The Short-Term Effects of a High Severity Forest Fire on Moth Communities in New Mexico

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Schaeffer, Eileen
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University of the South , Biology Department, University of the South , Senior Thesis 2013 , Moth communities , high-severity fire , New Mexico , Las Conchas fire , Healthy forest ecosystem , Valles Caldera National Preserve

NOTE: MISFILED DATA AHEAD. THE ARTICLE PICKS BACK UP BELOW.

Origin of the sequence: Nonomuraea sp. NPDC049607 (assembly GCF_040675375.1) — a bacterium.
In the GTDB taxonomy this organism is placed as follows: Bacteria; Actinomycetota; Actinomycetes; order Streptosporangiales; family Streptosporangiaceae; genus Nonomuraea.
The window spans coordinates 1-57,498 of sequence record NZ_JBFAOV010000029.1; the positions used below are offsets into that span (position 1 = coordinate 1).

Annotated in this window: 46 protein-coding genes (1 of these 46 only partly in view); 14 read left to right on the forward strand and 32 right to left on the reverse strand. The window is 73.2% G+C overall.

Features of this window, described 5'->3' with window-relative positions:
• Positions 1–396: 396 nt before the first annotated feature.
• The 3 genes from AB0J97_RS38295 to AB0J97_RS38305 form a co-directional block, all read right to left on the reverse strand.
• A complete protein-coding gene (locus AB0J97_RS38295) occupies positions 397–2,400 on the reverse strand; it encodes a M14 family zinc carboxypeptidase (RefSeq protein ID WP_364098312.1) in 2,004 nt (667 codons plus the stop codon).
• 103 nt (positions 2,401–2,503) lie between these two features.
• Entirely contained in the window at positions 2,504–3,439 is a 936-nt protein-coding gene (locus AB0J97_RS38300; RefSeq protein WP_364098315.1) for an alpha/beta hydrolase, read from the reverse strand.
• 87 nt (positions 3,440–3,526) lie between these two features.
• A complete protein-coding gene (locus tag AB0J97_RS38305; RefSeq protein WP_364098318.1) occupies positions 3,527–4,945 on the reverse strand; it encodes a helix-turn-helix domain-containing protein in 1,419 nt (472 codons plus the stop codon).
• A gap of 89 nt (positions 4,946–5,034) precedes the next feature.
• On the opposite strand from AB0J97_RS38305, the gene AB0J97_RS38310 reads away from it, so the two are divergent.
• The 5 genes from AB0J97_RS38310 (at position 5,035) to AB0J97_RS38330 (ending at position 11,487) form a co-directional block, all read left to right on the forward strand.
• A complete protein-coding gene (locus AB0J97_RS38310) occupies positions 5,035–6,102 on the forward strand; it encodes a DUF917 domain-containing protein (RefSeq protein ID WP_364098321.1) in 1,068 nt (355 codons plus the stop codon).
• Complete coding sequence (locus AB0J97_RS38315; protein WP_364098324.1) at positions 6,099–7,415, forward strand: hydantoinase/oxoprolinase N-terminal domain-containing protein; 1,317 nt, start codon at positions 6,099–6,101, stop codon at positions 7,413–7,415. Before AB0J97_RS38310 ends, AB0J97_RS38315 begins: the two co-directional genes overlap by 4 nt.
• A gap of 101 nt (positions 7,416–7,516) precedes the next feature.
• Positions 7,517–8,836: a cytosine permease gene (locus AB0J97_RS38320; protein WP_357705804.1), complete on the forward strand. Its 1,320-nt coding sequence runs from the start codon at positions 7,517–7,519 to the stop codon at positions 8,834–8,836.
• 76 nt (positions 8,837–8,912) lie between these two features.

A comparative survey of moth communities in burned and unburned coniferous forests in the Valles Caldera National Preserve of Northern New Mexico was used to assess the short-term effects the Las Conchas fire, a high severity wildfire that decimated large portions of the VNCP in June, 2011. Specifically, we set out to test the independent and interactive strengths of three variables acting on moth communities in the VNCP: forest type (Mixed-conifer or Ponderosa pine), treatment type (burned or unburned) and collection period (June, July, or August). We tested the two-sided hypothesis that there would be a difference between treatment types by performing blacklight trappings in 16 variant forest sites over the course of the summer (June-August, 2012). In total, 9624 moths from 257 species were collected. The sole variable of treatment type (burned versus unburned) yielded the most significant results, with decreased abundance (F=14.53, df=1,12, P=0.0025; Table 6) and richness (F=11.13, df=1,12, P=0.0059; Table 6) in the burned sites. There was no difference in species richness or abundance based solely on forest type. Species assemblages differed significantly by time of collection period (Figure 7). The interactive strengths of variables proved insignificant. Individually, only 17 species (with >20 individuals) showed significant differences in density based on treatment type; only 3 of these species had higher abundances in burned plots. Moths are integral components of a healthy forest ecosystem. Our study verified that fire decreases moth species richness and abundances the summer following a high-severity fire event. In light of the increasingly frequent and severe disturbance events, we suggest that monitoring moth species in disturbed habitats is an essential tool for deepening our understanding of fire.